China’s government has revised its conscription laws, allowing retired service people to re-enlist and increasing recruitment focused on expertise in space and cyberwarfare.
The amended regulations, approved by the state council and the central military commission, came into force on Monday, and covered all aspects of China’s military recruitment and personnel deployment processes, for domestic emergencies and wartime.
The changes aim to provide “institutional guarantees for consolidating national defense and building strong armed forces”, reported state media.
China’s People’s Liberation Army (PLA) has undergone a major overhaul and modernization under the leadership of Xi Jinping, which has accelerated Beijing’s expansionist activities in the region and long-held ambitions to annex Taiwan. US intelligence has reportedly said Xi has instructed the PLA to be capable of a full-scale invasion by 2027, although that does not suggest the intention is on the same timeline.
About 35% of China’s 2 million military personnel are conscripts serving for two years.
The new amendments include specific wartime provisions, including measures to quickly boost troop numbers. “According to the needs, retired soldiers can be recruited mainly to be supplemented by former active service units or similar posts,” said one new wartime regulation.
Returning soldiers will be prioritized in recruitment, and are expected to rejoin their original unit or something similar, in order to take advantage of their experience, it is outlined.
“You are bringing back a degree of experience, and you fill in positions and posts that will free up younger manpower for positions towards the front,” said Alessio Patalano, professor of war and strategy in east Asia at King’s College London.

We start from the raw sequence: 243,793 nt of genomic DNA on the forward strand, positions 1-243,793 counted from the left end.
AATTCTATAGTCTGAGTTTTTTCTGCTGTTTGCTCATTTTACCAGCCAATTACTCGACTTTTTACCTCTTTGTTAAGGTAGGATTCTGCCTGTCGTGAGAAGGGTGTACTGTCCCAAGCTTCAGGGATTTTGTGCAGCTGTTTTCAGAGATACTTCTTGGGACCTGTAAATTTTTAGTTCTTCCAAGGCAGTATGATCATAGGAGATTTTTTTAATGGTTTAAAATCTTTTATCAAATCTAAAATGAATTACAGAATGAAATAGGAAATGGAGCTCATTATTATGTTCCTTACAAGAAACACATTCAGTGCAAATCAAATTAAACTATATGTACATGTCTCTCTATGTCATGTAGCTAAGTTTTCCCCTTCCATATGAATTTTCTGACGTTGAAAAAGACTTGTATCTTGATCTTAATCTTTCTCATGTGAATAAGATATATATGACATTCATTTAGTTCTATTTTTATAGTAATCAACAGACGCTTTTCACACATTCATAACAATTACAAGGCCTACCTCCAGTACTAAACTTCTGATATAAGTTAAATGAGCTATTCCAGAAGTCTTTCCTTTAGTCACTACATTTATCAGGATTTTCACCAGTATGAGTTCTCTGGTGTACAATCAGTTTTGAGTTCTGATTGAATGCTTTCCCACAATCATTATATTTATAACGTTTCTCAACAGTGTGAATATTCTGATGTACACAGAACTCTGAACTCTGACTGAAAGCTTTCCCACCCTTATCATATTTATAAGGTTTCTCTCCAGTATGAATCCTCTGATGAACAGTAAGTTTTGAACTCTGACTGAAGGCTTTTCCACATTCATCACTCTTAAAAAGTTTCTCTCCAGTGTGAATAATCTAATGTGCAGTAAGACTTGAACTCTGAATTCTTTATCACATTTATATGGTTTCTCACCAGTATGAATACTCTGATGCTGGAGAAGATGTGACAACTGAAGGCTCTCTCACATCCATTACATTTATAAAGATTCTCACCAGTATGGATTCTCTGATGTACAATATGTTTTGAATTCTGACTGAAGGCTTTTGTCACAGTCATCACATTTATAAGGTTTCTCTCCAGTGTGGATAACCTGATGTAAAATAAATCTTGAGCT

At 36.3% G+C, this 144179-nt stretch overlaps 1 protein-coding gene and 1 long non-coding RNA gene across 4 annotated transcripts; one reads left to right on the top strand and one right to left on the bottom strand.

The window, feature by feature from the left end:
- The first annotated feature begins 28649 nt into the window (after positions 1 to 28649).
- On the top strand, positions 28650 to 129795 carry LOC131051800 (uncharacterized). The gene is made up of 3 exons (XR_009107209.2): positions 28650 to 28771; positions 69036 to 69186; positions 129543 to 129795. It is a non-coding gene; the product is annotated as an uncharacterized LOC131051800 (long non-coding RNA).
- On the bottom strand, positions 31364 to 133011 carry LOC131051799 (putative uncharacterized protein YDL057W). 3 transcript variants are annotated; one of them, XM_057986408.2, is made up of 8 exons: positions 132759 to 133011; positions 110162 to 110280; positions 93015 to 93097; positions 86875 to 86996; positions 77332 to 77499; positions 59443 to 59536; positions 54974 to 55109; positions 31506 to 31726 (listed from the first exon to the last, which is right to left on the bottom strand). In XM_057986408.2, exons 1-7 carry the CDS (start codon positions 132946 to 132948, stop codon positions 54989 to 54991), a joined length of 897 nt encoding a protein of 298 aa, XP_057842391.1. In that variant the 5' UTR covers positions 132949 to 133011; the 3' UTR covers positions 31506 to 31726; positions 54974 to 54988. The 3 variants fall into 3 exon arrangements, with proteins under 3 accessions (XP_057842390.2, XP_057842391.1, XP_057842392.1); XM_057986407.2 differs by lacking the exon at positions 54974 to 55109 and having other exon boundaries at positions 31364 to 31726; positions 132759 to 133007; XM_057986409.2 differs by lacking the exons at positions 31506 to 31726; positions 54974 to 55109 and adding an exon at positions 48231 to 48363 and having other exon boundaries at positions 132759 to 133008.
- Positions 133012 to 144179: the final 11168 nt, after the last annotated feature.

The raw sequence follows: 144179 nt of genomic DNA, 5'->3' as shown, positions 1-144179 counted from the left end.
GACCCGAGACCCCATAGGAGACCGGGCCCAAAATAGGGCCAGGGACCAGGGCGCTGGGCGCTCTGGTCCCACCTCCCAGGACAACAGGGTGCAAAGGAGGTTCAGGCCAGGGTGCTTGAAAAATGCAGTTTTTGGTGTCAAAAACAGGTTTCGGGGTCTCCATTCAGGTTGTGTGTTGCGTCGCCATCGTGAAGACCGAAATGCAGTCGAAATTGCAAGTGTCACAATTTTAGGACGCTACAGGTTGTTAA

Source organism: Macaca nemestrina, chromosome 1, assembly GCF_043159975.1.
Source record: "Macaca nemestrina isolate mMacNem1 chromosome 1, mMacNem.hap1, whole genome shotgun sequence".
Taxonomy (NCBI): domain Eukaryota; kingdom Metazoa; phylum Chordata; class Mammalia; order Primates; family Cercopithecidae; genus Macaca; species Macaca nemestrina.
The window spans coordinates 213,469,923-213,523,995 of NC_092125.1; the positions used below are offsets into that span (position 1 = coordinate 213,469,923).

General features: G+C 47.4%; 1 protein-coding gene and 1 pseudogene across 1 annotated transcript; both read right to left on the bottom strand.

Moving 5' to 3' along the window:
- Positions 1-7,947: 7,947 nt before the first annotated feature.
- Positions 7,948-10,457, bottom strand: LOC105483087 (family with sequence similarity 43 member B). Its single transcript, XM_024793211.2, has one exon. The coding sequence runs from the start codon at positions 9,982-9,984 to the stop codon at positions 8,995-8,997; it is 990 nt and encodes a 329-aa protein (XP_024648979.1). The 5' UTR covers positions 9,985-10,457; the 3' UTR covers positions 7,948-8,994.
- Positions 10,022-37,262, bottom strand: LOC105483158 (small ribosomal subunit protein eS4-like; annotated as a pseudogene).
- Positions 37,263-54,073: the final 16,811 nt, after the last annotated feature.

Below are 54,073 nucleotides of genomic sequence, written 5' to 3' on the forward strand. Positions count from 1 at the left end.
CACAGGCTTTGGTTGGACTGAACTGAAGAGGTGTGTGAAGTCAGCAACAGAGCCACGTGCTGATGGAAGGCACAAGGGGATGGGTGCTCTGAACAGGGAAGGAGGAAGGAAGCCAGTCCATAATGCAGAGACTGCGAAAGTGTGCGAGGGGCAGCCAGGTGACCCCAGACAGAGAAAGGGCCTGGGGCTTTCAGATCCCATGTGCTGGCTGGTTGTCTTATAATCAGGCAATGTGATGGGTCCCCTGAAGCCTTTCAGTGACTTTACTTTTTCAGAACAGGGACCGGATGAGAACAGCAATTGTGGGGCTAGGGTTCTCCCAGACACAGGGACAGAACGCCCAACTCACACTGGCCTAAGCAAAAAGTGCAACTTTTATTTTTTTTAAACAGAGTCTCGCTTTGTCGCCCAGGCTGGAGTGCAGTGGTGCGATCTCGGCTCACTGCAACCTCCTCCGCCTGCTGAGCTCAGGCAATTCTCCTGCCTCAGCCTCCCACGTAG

The amendments also enhance the PLA’s focus on recruiting people with skills relevant to space and cyberwarfare, two areas in which Xi has pushed for greater Chinese dominance. Recruits from top universities will be prioritized “to help the PLA to increase overall quality and build a professionalized force”, the Global Times said.
In January, the administrator of Nasa, Bill Nelson, said the US and China were in a “space race” which was intensifying. US and Japan defense figures have also expressed concern over potential Chinese attacks from and in space.
Last month the Center for Strategic and International Studies released its annual space threat assessment, warning China was making progress towards its goal of becoming the world leader in space, and that the lines were “blurred” between commercial and government/military endeavors.
China’s cyberwarfare capabilities are also increasing. In 2021 the office of the US director of national intelligence said China presented “a prolific and effective cyber-espionage threat, possesses substantial cyber-attack capabilities and presents a growing influence threat”.
The changes are the latest in a series of updates to Chinese military recruitment processes. In 2021 recruitment intake periods were doubled to occur twice a year. Previous changes have sought to improve conditions for recruits, refocus promotions to performance instead of time served, and complement military skills with strategic assessment skills.
However, the success of reforms – including the quality and retention of recruits – won’t be seen “until a generation from now”, according to one recent military analysis.
Patalano said in recent years the private sector – backed by a booming economy – had provided more enticing job prospects for young people than the PLA.
“What this law suggests is that domestic economic conditions in China are changing and the military might be actively becoming a more appealing line of work,” he said.
“But against that, what you really have is the sense that the Chinese authorities feel that the job of a military that would be able to afford the higher standards is not quite finished yet. These laws feel very much like accelerating a process of transition towards a professional military force.”
The amendments allowed space for further changes, saying authorities could make adjustments to recruitment and conscription “within the scope of law” during wartime.
The changes were first announced last month, around the same time that the PLA was staging major military drills in retaliation to Taiwan’s president meeting the US speaker of the House in Los Angeles. It also coincided with a naval base tour by Xi, where he called on the PLA to “strengthen military training oriented towards actual combat”.